Beat Shame Before Shame Beats You!

Jan 27, 2021 | Fred Toke, Lifestyle

Beat Shame Before Shame Beats You

Growing up in a traditional Asian home, I was taught to be polite, quiet, shy, humble, and deferential. Conformity to expectations is often emphasized, and emotional outbursts are discouraged. Failure to meet the family’s expectations could mean bringing shame and loss of face to both children and parents. As education to the Asian family is of paramount importance, children who do not do well in school would first feel ashamed before anything else. The notion of shame began early in our developmental years.

Social stigma, and saving face, as such, often prevent Asians from seeking mental health care. Maintaining honor at all costs means having to appear self-righteous, cold, or lacking empathy towards self or others. Many, as a result, suffered in silence.

As I traveled around the world, I soon realized that shame is not a uniquely Asian thing. Shame is a universal experience and is among the most toxic of human emotions. Researcher and author Dr. Brené Brown, Ph.D., LMSW, describes shame as “the intensely painful feeling or experience of believing we are flawed and therefore unworthy of love and belonging.”

Everyone experiences shame at some time, but we don’t have to be ruled by toxic or overwhelming shame.

Here are five suggestions on how to beat shame at its game :


According to Dr. Brown, “The less we talk about shame, the more power it has over our lives.” Don’t let shame control you; talk to someone about it. Shame that is hidden tends to fester and grow in the dark, like mold. However, shame, like darkness, dissipates quickly when exposed to light. When we have nothing to hide, we have nothing to fear. Shame is like a wound that is never revealed and, therefore, never heals. “If we can share our story with someone who responds with empathy and understanding, shame can’t survive.” ― Dr. Brené Brown


I have found many who confused the two to be the same thing. While guilt attacks the action, shame attacks the actor. Guilt is often linked to correction, while shame is often condemnatory in nature. Shame may result from the awareness of guilt, but it is not the same thing as guilt. It’s a painful feeling about how we appear to others and ourselves after a failure. In other words, shame leads to isolation, and that can impede growth. However, the capacity to feel guilty could be seen as emotional progress because we are ready to take responsibility and correct our mistakes, just as how Mr. Nelson Mendala puts it aptly, “I never lose; I only learn.”


The quicker we are in taking responsibility and acknowledging our mistakes and failings, the better. Swallowing our pride and merely say, “I made an error in judgment,” is much better than arguing and blaming others. Contrary to what most believed, admitting to our mistakes does not make us look weak; it can make us look stronger. Learn from it and move on. Ironically, self-admission to errors immediately removes anyone from weaponizing our failings against us.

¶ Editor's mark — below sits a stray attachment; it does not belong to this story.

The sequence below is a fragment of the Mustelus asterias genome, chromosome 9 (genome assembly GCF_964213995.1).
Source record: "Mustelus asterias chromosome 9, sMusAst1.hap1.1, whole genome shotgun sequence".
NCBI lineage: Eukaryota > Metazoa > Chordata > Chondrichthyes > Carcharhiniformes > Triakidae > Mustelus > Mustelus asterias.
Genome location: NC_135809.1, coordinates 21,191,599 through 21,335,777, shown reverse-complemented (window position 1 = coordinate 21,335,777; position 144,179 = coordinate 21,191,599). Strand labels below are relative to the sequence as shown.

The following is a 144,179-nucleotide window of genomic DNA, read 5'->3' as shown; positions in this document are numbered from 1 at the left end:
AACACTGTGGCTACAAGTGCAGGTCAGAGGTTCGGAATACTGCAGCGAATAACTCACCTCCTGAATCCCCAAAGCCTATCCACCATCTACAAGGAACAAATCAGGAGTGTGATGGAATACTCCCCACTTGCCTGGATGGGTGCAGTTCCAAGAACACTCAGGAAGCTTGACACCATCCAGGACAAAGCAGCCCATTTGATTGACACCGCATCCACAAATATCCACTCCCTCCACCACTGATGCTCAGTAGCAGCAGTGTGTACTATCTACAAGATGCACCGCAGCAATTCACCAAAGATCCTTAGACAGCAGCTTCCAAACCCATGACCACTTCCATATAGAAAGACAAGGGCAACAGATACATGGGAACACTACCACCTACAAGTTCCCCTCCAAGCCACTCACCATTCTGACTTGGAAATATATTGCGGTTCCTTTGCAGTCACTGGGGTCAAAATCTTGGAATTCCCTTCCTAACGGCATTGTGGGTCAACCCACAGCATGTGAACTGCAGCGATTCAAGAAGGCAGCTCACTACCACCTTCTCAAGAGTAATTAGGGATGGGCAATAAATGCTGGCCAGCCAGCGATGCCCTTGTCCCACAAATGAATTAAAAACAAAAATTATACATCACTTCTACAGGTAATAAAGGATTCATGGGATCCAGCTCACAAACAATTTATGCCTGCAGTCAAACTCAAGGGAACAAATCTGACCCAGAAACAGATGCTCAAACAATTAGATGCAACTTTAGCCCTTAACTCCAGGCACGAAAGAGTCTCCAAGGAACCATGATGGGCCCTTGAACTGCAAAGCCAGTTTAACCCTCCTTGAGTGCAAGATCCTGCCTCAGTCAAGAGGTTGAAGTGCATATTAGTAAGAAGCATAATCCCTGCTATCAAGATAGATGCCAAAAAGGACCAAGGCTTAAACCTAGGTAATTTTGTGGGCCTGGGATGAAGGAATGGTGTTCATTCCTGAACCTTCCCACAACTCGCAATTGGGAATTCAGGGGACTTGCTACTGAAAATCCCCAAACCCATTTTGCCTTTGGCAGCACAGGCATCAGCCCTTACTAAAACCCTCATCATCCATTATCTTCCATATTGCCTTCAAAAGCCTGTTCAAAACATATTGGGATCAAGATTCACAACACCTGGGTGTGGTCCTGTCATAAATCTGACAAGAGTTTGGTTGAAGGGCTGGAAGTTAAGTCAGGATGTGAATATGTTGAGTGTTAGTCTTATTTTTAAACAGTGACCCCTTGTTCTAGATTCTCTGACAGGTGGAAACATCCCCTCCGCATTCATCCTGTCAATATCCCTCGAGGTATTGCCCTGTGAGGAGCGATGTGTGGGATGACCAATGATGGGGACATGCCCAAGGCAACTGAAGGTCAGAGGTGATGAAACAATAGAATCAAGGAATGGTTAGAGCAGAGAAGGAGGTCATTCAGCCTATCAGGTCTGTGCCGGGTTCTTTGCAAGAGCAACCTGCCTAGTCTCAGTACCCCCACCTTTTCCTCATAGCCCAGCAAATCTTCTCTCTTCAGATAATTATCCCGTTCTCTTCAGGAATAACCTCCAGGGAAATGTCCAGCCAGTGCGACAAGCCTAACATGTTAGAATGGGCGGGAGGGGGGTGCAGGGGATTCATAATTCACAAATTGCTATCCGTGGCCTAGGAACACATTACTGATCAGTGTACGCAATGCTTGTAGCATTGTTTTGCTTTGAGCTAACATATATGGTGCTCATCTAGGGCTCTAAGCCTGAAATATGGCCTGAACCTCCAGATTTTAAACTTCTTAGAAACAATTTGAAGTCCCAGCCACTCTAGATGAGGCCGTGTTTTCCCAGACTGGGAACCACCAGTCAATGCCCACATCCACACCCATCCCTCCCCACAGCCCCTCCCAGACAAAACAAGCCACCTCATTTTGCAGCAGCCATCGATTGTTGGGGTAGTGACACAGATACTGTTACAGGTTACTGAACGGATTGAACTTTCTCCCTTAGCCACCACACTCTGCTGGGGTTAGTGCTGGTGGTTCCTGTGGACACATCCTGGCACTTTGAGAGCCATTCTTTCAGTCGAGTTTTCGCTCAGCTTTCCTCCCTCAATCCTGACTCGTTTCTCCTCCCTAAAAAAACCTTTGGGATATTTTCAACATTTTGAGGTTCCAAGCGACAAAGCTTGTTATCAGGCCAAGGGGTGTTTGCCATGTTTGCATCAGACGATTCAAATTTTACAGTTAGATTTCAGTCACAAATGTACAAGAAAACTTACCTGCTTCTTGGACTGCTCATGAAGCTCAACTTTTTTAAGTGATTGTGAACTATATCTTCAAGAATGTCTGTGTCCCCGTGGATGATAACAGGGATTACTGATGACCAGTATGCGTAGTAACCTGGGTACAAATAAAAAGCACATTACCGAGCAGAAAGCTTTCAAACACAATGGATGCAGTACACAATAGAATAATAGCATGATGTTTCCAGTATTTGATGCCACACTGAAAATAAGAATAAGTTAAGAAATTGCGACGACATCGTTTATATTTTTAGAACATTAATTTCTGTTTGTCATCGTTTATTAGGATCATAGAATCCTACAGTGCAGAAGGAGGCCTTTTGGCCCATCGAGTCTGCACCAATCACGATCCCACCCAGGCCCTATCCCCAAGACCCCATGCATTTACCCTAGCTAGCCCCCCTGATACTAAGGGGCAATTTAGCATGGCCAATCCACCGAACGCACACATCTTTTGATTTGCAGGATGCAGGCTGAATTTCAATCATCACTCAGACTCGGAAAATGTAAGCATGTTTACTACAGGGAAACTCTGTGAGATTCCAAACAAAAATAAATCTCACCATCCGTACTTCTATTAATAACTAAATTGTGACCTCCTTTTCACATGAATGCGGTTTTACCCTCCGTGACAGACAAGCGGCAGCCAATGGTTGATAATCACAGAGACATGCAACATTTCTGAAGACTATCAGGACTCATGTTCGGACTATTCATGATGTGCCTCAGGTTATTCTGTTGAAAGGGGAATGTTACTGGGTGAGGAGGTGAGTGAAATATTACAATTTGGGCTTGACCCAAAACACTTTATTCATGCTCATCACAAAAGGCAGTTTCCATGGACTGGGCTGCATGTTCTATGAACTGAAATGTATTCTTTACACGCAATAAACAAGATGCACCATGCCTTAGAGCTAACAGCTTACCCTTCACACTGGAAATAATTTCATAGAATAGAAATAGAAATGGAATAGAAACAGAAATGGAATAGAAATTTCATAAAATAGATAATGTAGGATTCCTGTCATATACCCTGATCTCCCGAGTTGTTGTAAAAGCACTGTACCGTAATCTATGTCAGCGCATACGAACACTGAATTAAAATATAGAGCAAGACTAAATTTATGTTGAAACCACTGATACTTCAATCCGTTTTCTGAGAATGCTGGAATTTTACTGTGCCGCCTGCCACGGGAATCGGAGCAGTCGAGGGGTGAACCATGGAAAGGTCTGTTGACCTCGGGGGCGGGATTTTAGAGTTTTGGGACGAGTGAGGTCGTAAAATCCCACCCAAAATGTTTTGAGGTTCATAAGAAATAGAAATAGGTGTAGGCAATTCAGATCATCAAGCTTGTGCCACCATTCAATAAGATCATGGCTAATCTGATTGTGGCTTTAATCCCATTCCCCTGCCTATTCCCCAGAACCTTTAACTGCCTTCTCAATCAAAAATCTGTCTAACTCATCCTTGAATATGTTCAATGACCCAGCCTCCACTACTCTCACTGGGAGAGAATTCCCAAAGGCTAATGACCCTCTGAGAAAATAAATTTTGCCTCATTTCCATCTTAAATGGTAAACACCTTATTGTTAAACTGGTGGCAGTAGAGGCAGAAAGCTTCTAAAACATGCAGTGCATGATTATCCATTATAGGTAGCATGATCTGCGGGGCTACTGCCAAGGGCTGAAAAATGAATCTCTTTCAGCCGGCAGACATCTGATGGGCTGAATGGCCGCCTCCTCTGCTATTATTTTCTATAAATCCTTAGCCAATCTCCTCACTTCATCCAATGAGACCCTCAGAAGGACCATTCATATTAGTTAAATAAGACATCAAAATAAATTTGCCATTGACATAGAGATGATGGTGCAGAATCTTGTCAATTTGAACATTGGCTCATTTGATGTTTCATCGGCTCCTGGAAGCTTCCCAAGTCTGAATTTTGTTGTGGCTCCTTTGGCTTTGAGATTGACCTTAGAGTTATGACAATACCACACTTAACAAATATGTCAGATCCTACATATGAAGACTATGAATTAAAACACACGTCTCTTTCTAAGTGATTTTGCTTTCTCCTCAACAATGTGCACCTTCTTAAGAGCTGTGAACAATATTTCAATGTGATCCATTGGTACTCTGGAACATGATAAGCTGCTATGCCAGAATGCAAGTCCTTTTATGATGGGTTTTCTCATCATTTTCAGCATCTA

Many of our feelings are merely reactions to specific events that we perceive as pleasant or unpleasant. There’s a saying: “Don’t believe everything you think.” Instead of viewing our thoughts as absolute truths, see them as mental events to observe and evaluate. Be willing to challenge shame-based beliefs and replace them with more accurate ideas. Reject thoughts such as “I am stupid” or “I am a loser.” Instead, say, “I may have failed, but I’m not going to let this episode destroy my future.”


We are all perfectly imperfect. With this acceptance of our “imperfections” and the “imperfections” of others comes a level of understanding where we can accept one another as who we really are. Of course, there’s always room for improvement, but just for a moment, permit yourself to simply be you. Start becoming comfortable in your own skin. Listen to the gentle whispers of God and your inner voice. Stop trying to make everyone else happy at your expense. People will like us better when we drop the façade. Our imperfect moments can be our most defining ones.

Don’t fame your shame. Flame it.

“There is, therefore, now no condemnation for those who are in Christ Jesus.” Romans 8:1

Fred Tokè aka Dr. Tokèmon

Fred Tokė aka Dr. Tokėmon is a Clinical Psychologist by training, was a former adjunct professor at Nanyang Technological University. He is also a guest lecturer at the University Malaysia Sabah’s Faculty of Medicine. Besides teaching, he also provides clinical psychotherapy services to the downtrodden and the discouraged.

Check out Dr. Toke’s Article Archive HERE.

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